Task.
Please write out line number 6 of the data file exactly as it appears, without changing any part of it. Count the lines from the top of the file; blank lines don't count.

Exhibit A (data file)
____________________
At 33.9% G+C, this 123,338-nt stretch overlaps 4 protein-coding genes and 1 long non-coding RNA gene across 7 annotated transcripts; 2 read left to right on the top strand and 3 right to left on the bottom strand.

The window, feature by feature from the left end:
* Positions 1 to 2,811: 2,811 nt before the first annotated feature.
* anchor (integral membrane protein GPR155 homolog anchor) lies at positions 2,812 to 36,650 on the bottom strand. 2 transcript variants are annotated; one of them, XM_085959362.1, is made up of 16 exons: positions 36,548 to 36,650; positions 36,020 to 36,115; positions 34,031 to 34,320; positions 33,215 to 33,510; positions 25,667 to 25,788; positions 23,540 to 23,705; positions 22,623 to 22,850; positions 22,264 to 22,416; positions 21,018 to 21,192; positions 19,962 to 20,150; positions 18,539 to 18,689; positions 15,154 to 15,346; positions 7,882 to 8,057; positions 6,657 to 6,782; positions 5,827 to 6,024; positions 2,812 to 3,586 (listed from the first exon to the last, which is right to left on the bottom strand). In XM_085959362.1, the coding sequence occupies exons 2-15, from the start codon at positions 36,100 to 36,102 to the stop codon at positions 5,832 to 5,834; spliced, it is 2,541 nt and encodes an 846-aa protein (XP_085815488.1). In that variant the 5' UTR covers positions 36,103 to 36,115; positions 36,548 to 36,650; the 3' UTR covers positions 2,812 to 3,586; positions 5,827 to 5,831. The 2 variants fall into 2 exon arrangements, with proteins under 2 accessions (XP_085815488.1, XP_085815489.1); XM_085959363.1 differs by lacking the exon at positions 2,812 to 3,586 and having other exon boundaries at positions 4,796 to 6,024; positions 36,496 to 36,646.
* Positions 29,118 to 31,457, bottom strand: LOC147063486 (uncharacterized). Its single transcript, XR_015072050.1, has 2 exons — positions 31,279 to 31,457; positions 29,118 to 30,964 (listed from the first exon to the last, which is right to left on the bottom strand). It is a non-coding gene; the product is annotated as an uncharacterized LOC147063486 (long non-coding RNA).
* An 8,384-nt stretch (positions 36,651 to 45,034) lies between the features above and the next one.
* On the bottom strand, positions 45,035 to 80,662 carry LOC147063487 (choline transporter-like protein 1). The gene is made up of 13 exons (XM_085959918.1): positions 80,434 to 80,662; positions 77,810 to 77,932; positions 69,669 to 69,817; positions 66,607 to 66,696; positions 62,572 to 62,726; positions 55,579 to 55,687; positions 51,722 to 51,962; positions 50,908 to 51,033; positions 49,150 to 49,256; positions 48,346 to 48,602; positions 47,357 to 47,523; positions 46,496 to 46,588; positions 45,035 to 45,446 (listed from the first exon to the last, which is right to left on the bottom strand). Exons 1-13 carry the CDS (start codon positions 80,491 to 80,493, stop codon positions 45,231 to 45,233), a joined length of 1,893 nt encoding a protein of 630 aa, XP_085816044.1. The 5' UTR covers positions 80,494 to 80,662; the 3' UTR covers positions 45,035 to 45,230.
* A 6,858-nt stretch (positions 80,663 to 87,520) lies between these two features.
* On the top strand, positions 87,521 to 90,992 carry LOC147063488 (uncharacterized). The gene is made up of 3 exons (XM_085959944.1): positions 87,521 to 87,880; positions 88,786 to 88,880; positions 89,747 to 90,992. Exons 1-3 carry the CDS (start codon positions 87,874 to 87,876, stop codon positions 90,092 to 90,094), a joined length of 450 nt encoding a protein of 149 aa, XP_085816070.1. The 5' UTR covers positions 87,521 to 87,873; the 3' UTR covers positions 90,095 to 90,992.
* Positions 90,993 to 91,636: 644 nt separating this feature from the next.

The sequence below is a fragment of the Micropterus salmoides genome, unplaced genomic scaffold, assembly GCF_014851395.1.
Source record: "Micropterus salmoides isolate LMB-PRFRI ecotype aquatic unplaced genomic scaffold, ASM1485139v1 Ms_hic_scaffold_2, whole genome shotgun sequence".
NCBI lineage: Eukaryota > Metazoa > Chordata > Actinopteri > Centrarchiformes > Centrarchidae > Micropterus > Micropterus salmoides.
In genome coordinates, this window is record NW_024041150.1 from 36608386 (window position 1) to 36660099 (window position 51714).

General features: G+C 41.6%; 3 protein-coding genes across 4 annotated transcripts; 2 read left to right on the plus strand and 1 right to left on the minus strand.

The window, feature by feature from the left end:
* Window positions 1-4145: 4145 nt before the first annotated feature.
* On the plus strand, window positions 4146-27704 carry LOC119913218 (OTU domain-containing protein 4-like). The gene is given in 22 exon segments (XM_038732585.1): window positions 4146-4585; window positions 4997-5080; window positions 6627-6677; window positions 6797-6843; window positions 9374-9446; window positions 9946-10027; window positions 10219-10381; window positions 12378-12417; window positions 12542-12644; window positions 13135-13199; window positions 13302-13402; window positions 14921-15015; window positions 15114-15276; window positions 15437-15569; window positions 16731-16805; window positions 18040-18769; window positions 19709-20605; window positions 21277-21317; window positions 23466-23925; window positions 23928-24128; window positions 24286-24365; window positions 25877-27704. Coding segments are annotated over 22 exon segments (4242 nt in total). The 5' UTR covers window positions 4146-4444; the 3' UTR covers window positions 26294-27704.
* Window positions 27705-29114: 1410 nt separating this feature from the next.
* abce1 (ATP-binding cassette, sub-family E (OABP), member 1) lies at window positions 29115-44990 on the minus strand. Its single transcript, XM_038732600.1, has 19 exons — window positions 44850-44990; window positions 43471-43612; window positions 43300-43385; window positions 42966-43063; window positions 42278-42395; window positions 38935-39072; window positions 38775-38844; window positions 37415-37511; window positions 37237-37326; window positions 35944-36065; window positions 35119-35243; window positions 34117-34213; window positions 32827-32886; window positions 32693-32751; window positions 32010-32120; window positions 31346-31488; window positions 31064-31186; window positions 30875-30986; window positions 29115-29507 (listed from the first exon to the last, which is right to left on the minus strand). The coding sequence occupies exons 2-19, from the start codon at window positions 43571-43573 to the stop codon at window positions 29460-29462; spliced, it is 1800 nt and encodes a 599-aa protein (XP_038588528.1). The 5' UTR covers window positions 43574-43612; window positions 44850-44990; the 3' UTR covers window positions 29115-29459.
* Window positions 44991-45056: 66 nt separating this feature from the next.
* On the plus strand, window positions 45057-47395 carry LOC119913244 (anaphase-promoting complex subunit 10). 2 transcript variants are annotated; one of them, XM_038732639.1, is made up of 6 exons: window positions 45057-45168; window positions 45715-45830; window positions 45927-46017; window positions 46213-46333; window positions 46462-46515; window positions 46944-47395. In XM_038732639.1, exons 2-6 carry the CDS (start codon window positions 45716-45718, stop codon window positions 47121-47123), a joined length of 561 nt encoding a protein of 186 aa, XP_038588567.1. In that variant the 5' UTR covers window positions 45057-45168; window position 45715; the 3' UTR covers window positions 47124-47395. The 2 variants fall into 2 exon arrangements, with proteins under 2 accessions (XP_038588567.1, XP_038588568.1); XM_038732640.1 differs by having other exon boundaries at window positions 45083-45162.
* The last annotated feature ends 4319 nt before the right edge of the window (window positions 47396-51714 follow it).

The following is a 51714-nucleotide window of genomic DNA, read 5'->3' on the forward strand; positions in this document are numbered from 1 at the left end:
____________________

* An 8,384-nt stretch (positions 36,651 to 45,034) lies between the features above and the next one.